During his senior season in 1998, running back Matt Rupnow ran for 2,112 yards and 25 touchdowns, helping the Cheesemakers go into a deep playoff run.
A co-captain, Rupnow was named the team’s Most Valuable Offensive Player, as well as a unanimous All-Badger Conference pick, All-Region and first-team all-state by the Wisconsin Football Coaches Association. He was named a player in the 1999 Shrine Bowl.
“My fondest memories of prep athletics were the community spirit and the sense of camaraderie — just being with the guys and the families,” Rupnow said.
While his skills had been showcased on the gridiron in high school, football didn’t hold his heart.
Instead, his passion was music.
“My career path has been a long and winding road,” Rupnow said. “I guess I realized I wanted to be a singer-songwriter when I did a speech in Mr. Trampe’s speech class about Bob Dylan’s ‘Blowin’ In the Wind.’”
After graduation, Rupnow briefly played football at Luther College in Decorah, Iowa, but his path in life led him to plucking his six string for a living.
“I quit music briefly after my first band The Huber Music Co. parted ways,” Rupnow said. “I just could never shake the music bug, but after I moved to Durango, Colorado, in 2007, I started writing again.”
Rupnow had played roles in musical productions in high school, but once he left southern Wisconsin, he was headed into strange waters and away from the familiar faces he grew up with.
Durango, in southwest Colorado, is where Rupnow calls home these days, but he works and plays gigs all throughout the Four Corners region.
“Durango is very transient and kind of elitist, the sense of community isn’t the same as the Midwest. People are active and nice, but it’s different,” Rupnow said. “I chose the Four Corners after coming out here on a trip around 2003. I loved it for the deserts, the mountains, the ancient Anasazi ruins and just being able to explore the southwest. To say it’s a vast, ever-changing landscape is an understatement.”
The Four Corners region is where Colorado, Arizona, Utah and New Mexico all meet.
“It’s also over four hours to the closest interstate, and it borders the Weminuche Wilderness area that is the biggest wilderness area in the lower 48 (states),” Rupnow said. “You can go 100 miles in the Weminuche in the heart San Juan Mountains and not see a road. It’s an outdoor enthusiast’s paradise.”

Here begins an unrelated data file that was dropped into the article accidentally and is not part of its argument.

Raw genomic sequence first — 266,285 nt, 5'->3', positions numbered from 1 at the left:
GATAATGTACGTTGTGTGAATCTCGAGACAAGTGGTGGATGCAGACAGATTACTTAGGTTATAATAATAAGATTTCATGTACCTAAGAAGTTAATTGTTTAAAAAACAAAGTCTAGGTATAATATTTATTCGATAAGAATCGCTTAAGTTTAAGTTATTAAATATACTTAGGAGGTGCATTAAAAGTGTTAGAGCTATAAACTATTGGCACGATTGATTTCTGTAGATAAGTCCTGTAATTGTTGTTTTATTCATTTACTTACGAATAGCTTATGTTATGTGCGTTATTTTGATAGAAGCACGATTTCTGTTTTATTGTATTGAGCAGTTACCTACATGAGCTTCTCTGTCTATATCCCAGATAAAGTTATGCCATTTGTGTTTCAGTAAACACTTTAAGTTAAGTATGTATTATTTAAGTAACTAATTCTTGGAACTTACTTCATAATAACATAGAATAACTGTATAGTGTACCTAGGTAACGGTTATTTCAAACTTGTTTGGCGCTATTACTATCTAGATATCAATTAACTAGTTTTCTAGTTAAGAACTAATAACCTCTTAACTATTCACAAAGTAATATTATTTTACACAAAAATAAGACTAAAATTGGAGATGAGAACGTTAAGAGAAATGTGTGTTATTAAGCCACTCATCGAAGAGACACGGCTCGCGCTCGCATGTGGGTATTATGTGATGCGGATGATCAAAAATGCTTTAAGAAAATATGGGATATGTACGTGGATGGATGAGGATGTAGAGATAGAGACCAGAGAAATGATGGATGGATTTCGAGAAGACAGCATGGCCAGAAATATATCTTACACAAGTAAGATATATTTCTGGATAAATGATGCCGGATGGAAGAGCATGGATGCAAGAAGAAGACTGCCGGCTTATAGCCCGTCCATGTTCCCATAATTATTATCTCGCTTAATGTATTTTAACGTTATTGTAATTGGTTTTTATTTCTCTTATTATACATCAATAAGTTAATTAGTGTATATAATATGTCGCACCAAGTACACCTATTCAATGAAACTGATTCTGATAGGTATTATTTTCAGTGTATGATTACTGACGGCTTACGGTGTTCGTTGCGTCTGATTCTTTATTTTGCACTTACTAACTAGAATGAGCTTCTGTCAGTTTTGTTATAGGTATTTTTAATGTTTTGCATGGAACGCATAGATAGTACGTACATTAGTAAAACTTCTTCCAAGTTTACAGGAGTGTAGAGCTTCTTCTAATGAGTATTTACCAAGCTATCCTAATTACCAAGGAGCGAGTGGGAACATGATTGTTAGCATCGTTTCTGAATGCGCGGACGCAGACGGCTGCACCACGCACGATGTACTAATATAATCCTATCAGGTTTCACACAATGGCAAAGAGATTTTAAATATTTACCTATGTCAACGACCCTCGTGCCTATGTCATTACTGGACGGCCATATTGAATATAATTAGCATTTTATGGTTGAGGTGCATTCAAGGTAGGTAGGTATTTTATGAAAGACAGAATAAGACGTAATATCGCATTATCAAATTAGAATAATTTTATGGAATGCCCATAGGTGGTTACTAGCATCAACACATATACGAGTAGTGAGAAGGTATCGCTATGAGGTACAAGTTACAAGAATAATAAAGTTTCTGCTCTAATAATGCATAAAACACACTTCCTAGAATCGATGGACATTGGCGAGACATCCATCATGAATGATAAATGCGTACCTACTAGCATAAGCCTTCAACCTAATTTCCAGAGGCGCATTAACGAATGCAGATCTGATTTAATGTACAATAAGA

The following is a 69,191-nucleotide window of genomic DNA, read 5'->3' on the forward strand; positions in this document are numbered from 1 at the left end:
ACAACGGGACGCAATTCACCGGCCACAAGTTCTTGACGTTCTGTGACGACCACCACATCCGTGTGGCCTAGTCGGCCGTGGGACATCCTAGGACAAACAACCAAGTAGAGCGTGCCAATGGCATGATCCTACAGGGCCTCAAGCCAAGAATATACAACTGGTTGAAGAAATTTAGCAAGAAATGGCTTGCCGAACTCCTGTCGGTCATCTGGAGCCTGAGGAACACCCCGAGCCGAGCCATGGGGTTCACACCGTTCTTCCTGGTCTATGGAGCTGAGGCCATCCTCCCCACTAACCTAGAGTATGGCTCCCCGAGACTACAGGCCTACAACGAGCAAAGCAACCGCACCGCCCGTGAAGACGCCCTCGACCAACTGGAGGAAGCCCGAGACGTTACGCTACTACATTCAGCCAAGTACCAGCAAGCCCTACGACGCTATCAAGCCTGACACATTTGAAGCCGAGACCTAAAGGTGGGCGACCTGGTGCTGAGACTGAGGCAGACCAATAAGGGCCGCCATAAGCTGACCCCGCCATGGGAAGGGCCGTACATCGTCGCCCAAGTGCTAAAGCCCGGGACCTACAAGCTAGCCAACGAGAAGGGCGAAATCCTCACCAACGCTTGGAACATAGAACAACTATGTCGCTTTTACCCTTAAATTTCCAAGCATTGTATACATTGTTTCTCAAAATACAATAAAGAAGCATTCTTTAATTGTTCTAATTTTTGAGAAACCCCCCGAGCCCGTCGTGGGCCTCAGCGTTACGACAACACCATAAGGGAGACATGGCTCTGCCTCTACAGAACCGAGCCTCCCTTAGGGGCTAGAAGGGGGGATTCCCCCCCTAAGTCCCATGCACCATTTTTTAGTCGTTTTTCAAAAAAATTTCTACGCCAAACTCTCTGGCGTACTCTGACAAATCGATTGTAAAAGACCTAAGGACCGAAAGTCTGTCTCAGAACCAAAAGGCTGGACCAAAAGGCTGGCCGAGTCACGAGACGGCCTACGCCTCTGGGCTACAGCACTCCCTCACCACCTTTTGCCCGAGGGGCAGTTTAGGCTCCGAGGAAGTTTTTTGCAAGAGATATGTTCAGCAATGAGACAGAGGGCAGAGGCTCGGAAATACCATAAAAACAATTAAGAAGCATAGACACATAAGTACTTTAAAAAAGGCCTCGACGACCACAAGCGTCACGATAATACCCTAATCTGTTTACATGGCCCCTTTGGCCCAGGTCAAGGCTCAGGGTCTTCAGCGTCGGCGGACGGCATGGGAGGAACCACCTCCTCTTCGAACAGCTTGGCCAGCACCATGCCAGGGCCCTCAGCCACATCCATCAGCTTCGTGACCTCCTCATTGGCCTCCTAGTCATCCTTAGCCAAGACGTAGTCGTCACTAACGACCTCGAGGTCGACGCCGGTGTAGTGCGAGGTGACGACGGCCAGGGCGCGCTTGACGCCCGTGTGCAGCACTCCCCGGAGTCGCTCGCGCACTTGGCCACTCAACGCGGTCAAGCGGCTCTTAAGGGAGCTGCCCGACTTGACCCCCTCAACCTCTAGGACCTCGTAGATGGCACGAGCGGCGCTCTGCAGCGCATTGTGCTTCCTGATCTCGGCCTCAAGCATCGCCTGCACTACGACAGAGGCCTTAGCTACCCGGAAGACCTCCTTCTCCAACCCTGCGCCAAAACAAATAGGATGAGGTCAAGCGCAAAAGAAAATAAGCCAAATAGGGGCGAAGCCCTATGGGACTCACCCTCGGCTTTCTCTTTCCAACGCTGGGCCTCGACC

I guess I realized I wanted to be a singer-songwriter when I did a speech in Mr. Trampe’s speech class about Bob Dylan’s ‘Blowin’ In the Wind.’Matt Rupnow, 1999 Monroe High School graduate
He spent about five years touring the country with the band DL Marble, which was based out of Tempe, Arizona. While glad he “went for it,” Rupnow admitted those years “were hard,” especially with his son, Ryder, just being born. Ultimately, he separated from his bandmates.
“Those fellas weren’t the sort of guys I wanted to be around or lend my energy to anymore,” he said. “Now I’m doing my own solo stuff and getting tons of local gigs and my whole life seems to be heading in a better direction.”
Although most of his current work is solo items, Rupnow plays in a band called Red Eyed Djinn. He’s worked a variety of odd jobs over the years to supplement his income, and that has had a hand in leading him to where he is currently at in life at almost 40.
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■ For more on Matt Rupnow’s music, visit MattRupnowMusic.com or RedEyedDjinn.com.
■ Rupnow’s music is available on all streaming services.
“I’ve done all kinds of odd jobs from building houses to working as a cook, waiter, assistant brewer. I’ve done delivery driving jobs all over the Four Corners area,” Rupnow said. “The most important lesson I’ve learned in life is to try and find your Zen. It’s how you react to things, because bad things are always going to occur.”
Recently he started his own record label, Woodyfink? Productions, in honor of his late friend and MHS graduate Dan Marchant. “The name was his idea,” Rupnow said.
With the label, Rupnow has been hired by two musicians for production work. “I’ve taught myself how to finish the whole process of mixing and mastering during quarantine,” he said.
He’s released two albums already this year — the first on April 20, and the second June 9. “Now gigs are starting back up.”
Rupnow said his favorite venue to play over the years has been Rocky Point in Mexico.
“I’ve recorded albums in New York City and Los Angeles. I’ve done cross country tours — the longest was a five-week tour from Tempe, Arizona, to Rochester, New York,” Rupnow said.
He’s toured Texas multiple times remembers renting an Air BNB while playing some of the iconic venues in Austin.
He makes it back to Monroe a couple of times each year — “if I’m lucky” — to see his parents, Steve and Cindy Rupnow, with Ryder, now 7, in tow.
“I love Wisconsin’s natural beauty. It’s just as beautiful in its own way. It’s so green in lush and it’s nice to get out of the drier environment sometimes,” Rupnow said.
While the path of his career has had more twists and turns in it than a mountain road in the Rockies, he doesn’t plan on changing his tune anytime soon.
“There has been a steady stream of moments leading me to where I am at now. It took a while for me to get here, but I have more focus and clearer sense of my vision,” Rupnow said.